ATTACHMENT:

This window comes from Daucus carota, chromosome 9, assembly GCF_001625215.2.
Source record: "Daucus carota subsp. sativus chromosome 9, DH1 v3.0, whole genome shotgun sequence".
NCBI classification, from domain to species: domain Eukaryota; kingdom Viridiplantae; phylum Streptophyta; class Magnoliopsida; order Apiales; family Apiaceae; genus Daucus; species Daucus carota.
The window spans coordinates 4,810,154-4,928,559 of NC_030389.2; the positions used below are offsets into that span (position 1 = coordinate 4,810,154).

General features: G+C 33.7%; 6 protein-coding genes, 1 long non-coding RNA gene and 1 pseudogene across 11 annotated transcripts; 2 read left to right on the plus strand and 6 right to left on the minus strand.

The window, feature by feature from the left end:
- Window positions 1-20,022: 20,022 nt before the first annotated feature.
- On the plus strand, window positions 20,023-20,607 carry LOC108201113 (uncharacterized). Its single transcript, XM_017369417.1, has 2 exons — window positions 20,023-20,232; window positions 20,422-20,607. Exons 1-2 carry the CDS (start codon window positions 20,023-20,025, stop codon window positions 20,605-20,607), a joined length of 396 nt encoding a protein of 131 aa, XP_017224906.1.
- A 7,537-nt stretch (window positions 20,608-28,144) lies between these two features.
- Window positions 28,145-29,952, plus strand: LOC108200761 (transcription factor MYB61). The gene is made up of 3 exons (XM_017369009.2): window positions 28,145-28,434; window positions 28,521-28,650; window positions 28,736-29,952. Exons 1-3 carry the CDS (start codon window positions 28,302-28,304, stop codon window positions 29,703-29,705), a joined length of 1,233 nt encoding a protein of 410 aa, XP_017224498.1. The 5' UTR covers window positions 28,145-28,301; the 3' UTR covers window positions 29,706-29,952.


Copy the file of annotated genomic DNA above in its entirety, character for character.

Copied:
This window comes from Daucus carota, chromosome 9, assembly GCF_001625215.2.
Source record: "Daucus carota subsp. sativus chromosome 9, DH1 v3.0, whole genome shotgun sequence".
NCBI classification, from domain to species: domain Eukaryota; kingdom Viridiplantae; phylum Streptophyta; class Magnoliopsida; order Apiales; family Apiaceae; genus Daucus; species Daucus carota.
The window spans coordinates 4,810,154-4,928,559 of NC_030389.2; the positions used below are offsets into that span (position 1 = coordinate 4,810,154).

General features: G+C 33.7%; 6 protein-coding genes, 1 long non-coding RNA gene and 1 pseudogene across 11 annotated transcripts; 2 read left to right on the plus strand and 6 right to left on the minus strand.

The window, feature by feature from the left end:
- Window positions 1-20,022: 20,022 nt before the first annotated feature.
- On the plus strand, window positions 20,023-20,607 carry LOC108201113 (uncharacterized). Its single transcript, XM_017369417.1, has 2 exons — window positions 20,023-20,232; window positions 20,422-20,607. Exons 1-2 carry the CDS (start codon window positions 20,023-20,025, stop codon window positions 20,605-20,607), a joined length of 396 nt encoding a protein of 131 aa, XP_017224906.1.
- A 7,537-nt stretch (window positions 20,608-28,144) lies between these two features.
- Window positions 28,145-29,952, plus strand: LOC108200761 (transcription factor MYB61). The gene is made up of 3 exons (XM_017369009.2): window positions 28,145-28,434; window positions 28,521-28,650; window positions 28,736-29,952. Exons 1-3 carry the CDS (start codon window positions 28,302-28,304, stop codon window positions 29,703-29,705), a joined length of 1,233 nt encoding a protein of 410 aa, XP_017224498.1. The 5' UTR covers window positions 28,145-28,301; the 3' UTR covers window positions 29,706-29,952.